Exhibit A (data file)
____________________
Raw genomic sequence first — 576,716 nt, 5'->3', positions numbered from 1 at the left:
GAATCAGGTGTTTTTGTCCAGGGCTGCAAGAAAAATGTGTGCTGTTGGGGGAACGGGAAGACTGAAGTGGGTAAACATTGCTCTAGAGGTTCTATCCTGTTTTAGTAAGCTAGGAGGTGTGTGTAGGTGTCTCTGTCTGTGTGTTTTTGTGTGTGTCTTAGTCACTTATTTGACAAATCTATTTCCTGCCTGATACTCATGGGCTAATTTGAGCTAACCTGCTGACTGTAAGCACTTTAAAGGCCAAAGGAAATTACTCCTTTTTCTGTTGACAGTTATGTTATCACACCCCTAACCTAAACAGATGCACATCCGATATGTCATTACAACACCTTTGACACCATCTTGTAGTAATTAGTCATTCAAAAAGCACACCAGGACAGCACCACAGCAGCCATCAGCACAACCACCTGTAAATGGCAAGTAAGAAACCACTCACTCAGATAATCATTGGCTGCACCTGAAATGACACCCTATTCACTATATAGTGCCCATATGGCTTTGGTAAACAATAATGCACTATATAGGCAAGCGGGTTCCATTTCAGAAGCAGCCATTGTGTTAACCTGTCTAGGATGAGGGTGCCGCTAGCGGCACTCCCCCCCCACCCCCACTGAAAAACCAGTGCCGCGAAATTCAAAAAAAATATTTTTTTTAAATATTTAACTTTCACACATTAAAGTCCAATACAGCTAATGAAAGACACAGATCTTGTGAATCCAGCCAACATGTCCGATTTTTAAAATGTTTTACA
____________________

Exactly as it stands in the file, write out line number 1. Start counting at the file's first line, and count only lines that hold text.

Raw genomic sequence first — 576,716 nt, 5'->3', positions numbered from 1 at the left: